Through Woodcrest, Ryffel is a strategic participant in various industries. And in addition to various community service activities and causes, he’s the benefactor and founder of Ryffel Entrepreneurship Center at TCU, served as the past president of Longhorn Council of Boy Scouts of America and chairman of the Philmont Scout Ranch, the Boy Scouts’ premiere High Adventure Base, and founder of Camp Eagle, a children’s Christian camp located in Texas hill country.
It’s about a 50-50 mix between centers purchased by Woodcrest and centers built by the company. “If it’s a good opportunity to buy an existing center, we will buy it,” Ryffel said. “And if we find a good opportunity to build something or see a demand, we will build it.”
Woodcrest recently purchased two centers in Weatherford, both of which are scheduled for remodeling. The company also built new centers in Arlington – The Village at Sports Center and the Cooper Street Market, as well as centers in Fort Worth, North Richland Hills and Watauga. “I love the South Arlington market, south of I-20 because of the traffic and high-end densities,” he said. “I also like Northeast Tarrant County.”
The Village at Sports Center and Cooper Street Market are both in southern Arlington. The Village is a 98,786 square foot lifestyle center near the intersection of Cooper Street and I-20 and is designed for retail, office and medical uses. Cooper Street Market is a 75,750 square foot Class A shopping center at the intersection of South Cooper Street and Hardisty Drive. The centers are architecturally designed with upscale towers, fountains, and bronze sculptures.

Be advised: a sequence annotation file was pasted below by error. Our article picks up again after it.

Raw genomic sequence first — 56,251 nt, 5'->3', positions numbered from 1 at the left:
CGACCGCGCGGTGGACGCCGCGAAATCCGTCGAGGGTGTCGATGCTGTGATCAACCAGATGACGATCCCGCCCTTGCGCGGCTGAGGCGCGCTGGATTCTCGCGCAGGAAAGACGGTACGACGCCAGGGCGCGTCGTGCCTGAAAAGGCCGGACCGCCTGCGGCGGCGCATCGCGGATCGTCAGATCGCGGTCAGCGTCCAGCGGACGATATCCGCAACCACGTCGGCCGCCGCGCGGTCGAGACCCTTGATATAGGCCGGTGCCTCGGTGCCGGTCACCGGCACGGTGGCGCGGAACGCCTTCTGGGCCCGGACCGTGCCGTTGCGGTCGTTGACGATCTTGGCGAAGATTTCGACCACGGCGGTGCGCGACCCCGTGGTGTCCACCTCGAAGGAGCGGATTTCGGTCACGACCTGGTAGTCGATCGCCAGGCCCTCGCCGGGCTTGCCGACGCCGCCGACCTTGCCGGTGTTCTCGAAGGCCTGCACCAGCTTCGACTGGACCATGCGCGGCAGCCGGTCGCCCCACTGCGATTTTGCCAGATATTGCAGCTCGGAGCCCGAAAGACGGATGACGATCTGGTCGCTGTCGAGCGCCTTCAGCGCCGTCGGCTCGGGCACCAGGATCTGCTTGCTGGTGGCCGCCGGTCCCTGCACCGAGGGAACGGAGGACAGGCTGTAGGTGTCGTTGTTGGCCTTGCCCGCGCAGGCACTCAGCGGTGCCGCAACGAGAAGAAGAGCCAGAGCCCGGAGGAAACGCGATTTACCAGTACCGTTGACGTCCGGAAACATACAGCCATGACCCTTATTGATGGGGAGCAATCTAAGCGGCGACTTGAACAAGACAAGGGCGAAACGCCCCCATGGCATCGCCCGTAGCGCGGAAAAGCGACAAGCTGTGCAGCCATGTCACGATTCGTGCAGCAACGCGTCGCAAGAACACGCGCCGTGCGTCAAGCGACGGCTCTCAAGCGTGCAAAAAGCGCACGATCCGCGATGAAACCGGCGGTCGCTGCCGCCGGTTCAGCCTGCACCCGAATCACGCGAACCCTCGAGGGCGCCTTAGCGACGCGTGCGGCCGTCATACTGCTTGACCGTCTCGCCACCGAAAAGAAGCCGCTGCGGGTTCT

“In addition, we are doing a lot of interior construction on all of our properties for new tenants moving in,” said Ryffel, who said some areas and property types of real estate continue to boom in North Texas despite media reports of sluggish activity nationwide. “Because of what they’ve heard about the economy, there are so many people who have put off expanding or adding locations in the last couple years; they are not putting off doing so any longer, instead they are leasing, expanding, and growing their businesses. There are also a lot of people who have been let go from large, corporate jobs, and are now pursuing their dreams of opening their own businesses.”
Ryffel said lenders, including out-of-state banks, are willing to loan money for sound business ventures of those with good credit. “There’s no better time in the history of our country because the prices are low and interest rates are very low. When you put the two together, you have one of the greatest opportunities in real estate in the Texas market. We expect this year to greatly expand our inventory, develop new shopping centers and to purchase shopping centers. We want to purchase as many shopping centers as possible in the next 12-18 months.”
Woodcrest, which has 60-70 employees, also may expand its construction division. “We have always done construction only for ourselves, but we are getting a lot of developers’ requests to use our company for their interior construction,” Ryffel said.